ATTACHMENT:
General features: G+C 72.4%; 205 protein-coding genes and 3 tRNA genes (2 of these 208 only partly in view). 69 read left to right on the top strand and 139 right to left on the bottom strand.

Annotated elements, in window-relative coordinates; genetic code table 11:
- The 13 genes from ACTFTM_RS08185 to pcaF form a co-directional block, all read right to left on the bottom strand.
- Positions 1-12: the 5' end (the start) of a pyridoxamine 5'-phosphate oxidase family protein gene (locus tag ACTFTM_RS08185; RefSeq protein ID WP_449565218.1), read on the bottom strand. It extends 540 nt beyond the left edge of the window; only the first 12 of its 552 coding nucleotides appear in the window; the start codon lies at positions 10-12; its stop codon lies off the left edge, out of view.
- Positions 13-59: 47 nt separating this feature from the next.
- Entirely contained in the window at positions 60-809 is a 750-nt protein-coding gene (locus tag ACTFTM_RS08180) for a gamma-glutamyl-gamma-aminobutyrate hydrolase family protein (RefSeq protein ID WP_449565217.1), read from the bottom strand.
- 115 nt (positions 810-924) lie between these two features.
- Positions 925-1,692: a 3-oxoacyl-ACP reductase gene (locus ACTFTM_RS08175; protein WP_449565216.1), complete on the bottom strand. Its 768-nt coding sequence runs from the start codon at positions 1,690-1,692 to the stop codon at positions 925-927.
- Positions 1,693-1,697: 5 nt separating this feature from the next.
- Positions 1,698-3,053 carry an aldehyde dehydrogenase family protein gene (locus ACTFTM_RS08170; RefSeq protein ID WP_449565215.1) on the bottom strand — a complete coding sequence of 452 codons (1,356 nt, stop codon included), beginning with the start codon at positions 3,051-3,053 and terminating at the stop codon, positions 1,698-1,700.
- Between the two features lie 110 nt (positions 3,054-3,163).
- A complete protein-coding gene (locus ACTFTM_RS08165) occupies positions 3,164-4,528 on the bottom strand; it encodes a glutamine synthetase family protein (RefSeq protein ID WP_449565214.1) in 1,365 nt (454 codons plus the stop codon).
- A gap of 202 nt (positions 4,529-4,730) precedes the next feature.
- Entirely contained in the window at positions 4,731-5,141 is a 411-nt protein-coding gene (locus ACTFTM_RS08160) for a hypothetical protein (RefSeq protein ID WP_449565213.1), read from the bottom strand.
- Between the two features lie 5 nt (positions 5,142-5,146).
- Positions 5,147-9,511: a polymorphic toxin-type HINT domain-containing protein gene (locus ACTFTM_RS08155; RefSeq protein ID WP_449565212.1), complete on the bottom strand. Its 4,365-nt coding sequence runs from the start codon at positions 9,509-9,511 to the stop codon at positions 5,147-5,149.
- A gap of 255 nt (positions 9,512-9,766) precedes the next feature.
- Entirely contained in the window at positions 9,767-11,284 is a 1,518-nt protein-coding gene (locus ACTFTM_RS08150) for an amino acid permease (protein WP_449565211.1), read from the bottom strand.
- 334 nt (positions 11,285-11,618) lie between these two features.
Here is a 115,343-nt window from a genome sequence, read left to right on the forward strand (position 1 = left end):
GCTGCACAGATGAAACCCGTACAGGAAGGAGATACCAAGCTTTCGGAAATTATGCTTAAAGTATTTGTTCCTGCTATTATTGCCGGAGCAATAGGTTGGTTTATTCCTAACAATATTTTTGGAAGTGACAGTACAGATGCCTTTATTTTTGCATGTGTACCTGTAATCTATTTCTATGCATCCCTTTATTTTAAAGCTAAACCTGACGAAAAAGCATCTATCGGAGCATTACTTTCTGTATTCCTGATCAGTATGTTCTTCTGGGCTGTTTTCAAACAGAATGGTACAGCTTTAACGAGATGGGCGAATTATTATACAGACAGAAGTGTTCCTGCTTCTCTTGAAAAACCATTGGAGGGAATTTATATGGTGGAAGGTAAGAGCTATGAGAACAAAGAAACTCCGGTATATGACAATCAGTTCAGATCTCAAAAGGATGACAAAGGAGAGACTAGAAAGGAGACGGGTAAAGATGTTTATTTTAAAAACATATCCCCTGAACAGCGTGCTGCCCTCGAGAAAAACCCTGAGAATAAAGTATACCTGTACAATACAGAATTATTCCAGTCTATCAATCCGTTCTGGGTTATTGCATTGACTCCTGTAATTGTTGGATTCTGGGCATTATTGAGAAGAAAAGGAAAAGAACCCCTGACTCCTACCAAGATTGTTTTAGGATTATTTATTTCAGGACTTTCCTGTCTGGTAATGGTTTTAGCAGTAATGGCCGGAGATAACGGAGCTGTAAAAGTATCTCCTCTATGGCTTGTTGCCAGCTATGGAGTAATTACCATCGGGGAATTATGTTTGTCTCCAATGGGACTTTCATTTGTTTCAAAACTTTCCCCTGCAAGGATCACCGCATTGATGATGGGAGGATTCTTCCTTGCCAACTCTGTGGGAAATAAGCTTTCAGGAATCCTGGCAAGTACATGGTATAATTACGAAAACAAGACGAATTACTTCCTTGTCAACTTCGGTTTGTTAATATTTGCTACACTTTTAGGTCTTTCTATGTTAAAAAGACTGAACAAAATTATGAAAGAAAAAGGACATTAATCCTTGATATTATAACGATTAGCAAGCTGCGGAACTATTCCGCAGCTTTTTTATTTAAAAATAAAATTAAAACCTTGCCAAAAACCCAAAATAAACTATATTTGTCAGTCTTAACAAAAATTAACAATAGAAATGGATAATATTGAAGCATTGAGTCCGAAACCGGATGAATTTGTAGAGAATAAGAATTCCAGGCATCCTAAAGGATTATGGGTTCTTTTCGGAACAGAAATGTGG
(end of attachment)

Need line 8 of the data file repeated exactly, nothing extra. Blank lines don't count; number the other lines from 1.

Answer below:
- Positions 925-1,692: a 3-oxoacyl-ACP reductase gene (locus ACTFTM_RS08175; protein WP_449565216.1), complete on the bottom strand. Its 768-nt coding sequence runs from the start codon at positions 1,690-1,692 to the stop codon at positions 925-927.